A controversial campaign to legalise doctor-assisted suicide and active euthanasia was launched in Cape Town on Thursday, spearheaded by the ethics Institute of South Africa (EthicsSA) and Dignity SA.The launch comes two weeks after the much-publicised return to South Africa of Dignity SA founder Sean Davison, following his five-month house arrest in New Zealand for assisting his aged mother to die. Davison, professor of forensics at the University of the Western Cape, was initially charged with attempted murder, but this was reduced to counselling and procuring attempted suicide”.Dignity SA is now running an online petition to garner support for the (legalisation of assisted dying.
This is one of the greatest challenges facing humanity,” Davison told the Mail & Guardian. “It takes brave thinking and brave decisions.” Davison added that he had received overwhelming support in both New Zealand and South Africa.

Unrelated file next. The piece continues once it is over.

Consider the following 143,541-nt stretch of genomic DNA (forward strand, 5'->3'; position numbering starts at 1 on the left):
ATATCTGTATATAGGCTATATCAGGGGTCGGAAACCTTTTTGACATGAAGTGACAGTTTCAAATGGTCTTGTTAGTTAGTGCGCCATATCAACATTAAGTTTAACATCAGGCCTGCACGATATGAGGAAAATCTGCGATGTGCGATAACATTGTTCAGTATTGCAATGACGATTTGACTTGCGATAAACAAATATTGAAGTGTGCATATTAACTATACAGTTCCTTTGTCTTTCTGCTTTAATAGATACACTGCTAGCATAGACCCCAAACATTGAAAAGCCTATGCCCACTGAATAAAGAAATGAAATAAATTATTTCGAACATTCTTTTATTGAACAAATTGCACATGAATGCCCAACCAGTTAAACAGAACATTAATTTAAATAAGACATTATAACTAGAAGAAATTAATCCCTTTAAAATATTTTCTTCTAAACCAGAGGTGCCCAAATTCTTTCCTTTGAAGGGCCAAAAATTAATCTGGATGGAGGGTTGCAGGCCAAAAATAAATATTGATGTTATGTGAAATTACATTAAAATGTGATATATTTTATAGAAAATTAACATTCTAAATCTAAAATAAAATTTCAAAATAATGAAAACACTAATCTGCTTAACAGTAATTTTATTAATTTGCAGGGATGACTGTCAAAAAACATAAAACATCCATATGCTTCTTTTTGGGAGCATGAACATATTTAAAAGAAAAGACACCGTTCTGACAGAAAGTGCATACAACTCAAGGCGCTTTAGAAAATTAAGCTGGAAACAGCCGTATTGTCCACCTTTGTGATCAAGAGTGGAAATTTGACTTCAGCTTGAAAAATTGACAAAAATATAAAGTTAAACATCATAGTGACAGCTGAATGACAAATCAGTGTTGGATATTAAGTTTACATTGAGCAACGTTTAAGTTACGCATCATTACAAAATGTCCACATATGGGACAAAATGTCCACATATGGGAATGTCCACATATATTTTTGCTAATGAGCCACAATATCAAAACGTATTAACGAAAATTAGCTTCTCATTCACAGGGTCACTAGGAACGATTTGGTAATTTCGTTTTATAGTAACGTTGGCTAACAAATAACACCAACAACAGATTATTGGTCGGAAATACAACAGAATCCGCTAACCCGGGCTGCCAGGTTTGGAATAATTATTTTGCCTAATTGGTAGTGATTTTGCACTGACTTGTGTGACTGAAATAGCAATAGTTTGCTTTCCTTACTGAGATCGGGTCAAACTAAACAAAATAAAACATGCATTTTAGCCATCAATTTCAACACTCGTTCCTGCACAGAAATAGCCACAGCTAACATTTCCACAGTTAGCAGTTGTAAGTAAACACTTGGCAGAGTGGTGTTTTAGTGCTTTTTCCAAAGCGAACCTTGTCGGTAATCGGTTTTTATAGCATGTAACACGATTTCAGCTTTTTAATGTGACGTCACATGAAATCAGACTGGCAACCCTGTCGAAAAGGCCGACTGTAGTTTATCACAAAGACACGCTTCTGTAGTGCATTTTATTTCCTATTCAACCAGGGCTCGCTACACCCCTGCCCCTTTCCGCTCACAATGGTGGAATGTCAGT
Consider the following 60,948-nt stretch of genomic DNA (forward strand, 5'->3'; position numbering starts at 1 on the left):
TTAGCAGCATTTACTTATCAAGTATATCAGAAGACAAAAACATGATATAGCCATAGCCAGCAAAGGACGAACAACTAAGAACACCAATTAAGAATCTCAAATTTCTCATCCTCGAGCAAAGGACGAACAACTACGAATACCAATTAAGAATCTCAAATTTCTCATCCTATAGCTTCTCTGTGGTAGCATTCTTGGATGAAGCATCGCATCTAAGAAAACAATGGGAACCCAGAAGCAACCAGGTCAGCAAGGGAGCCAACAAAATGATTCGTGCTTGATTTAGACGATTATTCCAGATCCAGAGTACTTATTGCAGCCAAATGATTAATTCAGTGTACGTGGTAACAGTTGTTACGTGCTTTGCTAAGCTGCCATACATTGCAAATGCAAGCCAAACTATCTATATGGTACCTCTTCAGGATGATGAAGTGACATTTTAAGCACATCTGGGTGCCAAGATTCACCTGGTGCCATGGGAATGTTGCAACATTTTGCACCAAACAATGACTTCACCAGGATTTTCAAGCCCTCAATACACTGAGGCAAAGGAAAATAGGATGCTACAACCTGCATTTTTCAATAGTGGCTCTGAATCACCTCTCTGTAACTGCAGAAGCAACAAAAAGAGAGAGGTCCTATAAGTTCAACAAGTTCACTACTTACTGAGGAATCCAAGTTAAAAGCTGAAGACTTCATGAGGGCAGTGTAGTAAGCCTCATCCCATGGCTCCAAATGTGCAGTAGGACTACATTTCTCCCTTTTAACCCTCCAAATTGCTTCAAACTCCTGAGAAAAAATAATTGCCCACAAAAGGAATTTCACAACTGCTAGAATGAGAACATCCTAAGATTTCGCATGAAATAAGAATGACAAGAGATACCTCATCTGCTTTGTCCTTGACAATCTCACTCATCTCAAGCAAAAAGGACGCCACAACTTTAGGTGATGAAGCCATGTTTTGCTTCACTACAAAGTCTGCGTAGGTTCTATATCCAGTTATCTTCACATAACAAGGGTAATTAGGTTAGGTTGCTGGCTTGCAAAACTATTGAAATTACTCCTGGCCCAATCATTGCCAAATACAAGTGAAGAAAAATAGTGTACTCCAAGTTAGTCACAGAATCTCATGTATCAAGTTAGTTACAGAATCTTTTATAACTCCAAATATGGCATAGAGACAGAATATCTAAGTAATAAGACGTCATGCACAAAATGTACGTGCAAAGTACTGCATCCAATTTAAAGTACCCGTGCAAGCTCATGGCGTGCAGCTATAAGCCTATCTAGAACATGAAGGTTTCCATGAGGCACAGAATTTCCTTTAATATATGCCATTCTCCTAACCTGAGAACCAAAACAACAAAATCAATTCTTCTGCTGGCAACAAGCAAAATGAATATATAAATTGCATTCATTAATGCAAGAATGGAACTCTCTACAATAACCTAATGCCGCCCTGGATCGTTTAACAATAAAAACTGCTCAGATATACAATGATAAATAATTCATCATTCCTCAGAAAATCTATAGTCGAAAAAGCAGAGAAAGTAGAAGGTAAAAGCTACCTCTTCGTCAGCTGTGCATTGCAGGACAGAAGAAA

In a position paper released on Thursday, titled End of life decisions, ethics and the law, Professor Willem Landman, executive director of Ethics SA, calls for “statutory legal clarity and reform” in the areas of terminal pain management, life-sustaining treatment and assisted dying. “Competent persons have a moral right to make their own choices, including choices about their own continued life in clearly defined conditions, and to act upon these choices. We have an ethical obligation to respect that right,” writes Landman. Department of health spokesperson Fidel Hadebe was unable to comment on the current status of the draft Bill, but referred the M&G to the department of justice and constitutional development. “State law advisers may be in a better position to shed light on this matter,” Hadebe said.
(thanks to ERGO – from Mail and Guardian South Africa)